In August 1981, High Priest Nikken stated at a nationwide teachers’ seminar: ″Some time ago, someone within Nichiren Shoshu referred to the high priest as equivalent to the true Buddha. Producing an old document that had been handed down in a temple other than Taiseki-ji, this priest said: ‚Nikko Shonin was a Buddha. Nichimoku Shonin was also a Buddha. And the current high priest is a Buddha, as well. My thought on this particular matter is that such a statement is truly misleading. It is a remark that stems from a misunderstanding of the basic difference between naisho (identity) and geyu (appearance), and‚ being not one and‚ being two. Certainly, the high priest has inherited the Law that Nichiren Daishonin was enlightened to. But this does not signify that the high priest is a Buddha. Nikko Shonin is the treasure of the Priest in Taiseki-ji’s basic interpretation of the Daishonin’s Buddhism.″

In his ″Exegesis on‚ The Selection of the Time,″ Nichikan Shonin, the 26th high priest, mentioned three points related to bestowing the Law: 1) spreading it, while enhancing it; 2) transferring it, while embracing it; and 3) protecting it, while watching over it. The first condition is to be fulfilled by both priesthood and laity. The second is to be achieved by the priesthood, a concrete example being the protection of the Dai-Gohonzon by the successive high priests. The third mandate is to be realized by the laity alone. In actuality, it is the members of the Soka Gakkai who have stood up to reply to the mandate of Nichiren Daishonin. In this light, the original role of the high priest is very clear. Nevertheless, in Nichiren Shoshu today many in the priesthood harbor the mistaken idea that the high priest is equal to the modern true Buddha. I feel the biggest problem in the structure of the Nichiren Shoshu priesthood lies in the fact that the high priest and the chief administrator’s position are assumed by the same person.

I can also point to a fatal shortcoming in the structure of the current central offices in Nichiren Shoshu, which center on the Administrative Office. Due to this structure, information that reaches the high priest can easily be manipulated by the intermediate bodies.

At the same nationwide teachers’ seminar in August 1981, High Priest Nikken mentioned: ″Many of you, young priests especially, trust that information you hear in the form of hearsay or statements about the Soka Gakkai and Honorary President Ikeda by such individuals as Yamazaki are all true. Yet in most cases, more than half or even two-thirds of what is written is a twisted product of Yamazaki’s manipulation. Reading what Yamazaki and others wrote, I think many of you thought, ‚I did not know what an awful person President Ikeda is, or I did not know the Soka Gakkai was that bad.″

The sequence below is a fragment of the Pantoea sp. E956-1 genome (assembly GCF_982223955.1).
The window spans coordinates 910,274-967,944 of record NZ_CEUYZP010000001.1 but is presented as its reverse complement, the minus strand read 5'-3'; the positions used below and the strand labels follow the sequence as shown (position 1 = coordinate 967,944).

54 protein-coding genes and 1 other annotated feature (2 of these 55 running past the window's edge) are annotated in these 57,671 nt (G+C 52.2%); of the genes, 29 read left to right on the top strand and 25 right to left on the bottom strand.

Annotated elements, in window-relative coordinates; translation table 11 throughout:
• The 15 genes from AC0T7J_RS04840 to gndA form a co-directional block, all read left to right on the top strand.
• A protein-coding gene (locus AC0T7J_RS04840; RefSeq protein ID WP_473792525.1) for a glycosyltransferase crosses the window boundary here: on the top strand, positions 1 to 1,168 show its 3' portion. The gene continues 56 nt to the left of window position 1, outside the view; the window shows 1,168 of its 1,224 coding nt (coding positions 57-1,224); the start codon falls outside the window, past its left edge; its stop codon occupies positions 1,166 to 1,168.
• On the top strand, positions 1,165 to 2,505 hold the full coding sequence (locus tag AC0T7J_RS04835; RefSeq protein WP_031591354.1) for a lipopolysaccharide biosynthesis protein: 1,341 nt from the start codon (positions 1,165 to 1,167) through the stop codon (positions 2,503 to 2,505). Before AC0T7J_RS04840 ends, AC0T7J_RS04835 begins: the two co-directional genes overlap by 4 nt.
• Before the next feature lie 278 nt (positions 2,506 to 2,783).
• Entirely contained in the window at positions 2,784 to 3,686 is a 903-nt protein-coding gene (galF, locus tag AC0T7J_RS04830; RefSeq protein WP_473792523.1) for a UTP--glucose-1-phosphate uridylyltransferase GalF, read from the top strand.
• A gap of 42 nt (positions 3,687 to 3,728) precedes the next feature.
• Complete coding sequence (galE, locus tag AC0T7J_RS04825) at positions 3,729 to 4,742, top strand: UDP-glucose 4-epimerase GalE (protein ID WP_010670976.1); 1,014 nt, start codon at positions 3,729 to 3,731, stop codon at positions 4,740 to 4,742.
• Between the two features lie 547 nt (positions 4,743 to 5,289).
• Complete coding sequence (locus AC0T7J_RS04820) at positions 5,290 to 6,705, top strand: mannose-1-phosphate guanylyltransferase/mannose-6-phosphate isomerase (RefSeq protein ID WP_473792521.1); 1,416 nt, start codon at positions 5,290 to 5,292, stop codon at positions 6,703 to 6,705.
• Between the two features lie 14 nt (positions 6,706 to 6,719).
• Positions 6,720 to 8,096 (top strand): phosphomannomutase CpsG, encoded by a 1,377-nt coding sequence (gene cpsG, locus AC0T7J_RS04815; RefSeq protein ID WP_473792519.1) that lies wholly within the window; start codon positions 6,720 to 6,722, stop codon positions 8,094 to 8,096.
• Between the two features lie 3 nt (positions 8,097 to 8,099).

This past statement by the high priest applies exactly to today’s situation. Today, people like Fukushima or Ryu, rather than Yamazaki, are the manipulators of information. Due to the structural fault mentioned above, devilish functions hiding within Nichiren Shoshu emerge exclusively from the life of the high priest. I am sorry to say it, but it seems that the high priest is pulling toward him all of the devils that are hiding within Nichiren Shoshu and embodying them himself. This is what is happening to the high priest.

Ultimately, we must refute the high priest’s own views to save him from the grasp of these devilish forces. We must do so to protect the heritage of Nichiren Shoshu, as well. One such view involves his distortion of the former high priest’s guidance regarding the significance of the Sho-Hondo. His second erroneous view is expressed in his exhortation of priests to launch the danto (temple movement) movement, which, in light of Buddhism, is a cardinal sin in that it destroys the harmonious unity among believers.

At the same teachers’ seminar held in August l98l, the high priest clearly mentioned: ″Some of you are speaking ill of the Gakkai and thereby pulling irresolute members toward your temple, thus making them danto members. I think this is becoming harder for you to do these days, but it still is much easier than doing shakubuku and introducing a non-believer to faith in Nichiren Daishonin’s Buddhism. At any rate, if you move in such an erroneous direction, even those who maintain correct faith may be swayed by you and thus have their faith tarnished. Making danto members out of Gakkai members is not shakubuku. Rather, it is a corruption in your faith.″

Correct faith in the Law is now about to perish from Nichiren Shoshu. As members of the Soka Gakkai, you alone can crush the devils hidden within the established structure of the Nichiren Shoshu priesthood, enhance the original teachings of the Daishonin’s Buddhism and protect the high priest, who inherits the Law, from the grasp of devils. The movement you are now staging may be called a people’s revolution. It will change not only one sect but the ideological soil of Japanese society and the world. We priests who wish to follow in the footsteps of the monk Kakutoku sincerely pray that you will unite with Honorary President Ikeda and win in this battle of the Law. We wholeheartedly pledge that when the time is right, we too will definitely arise.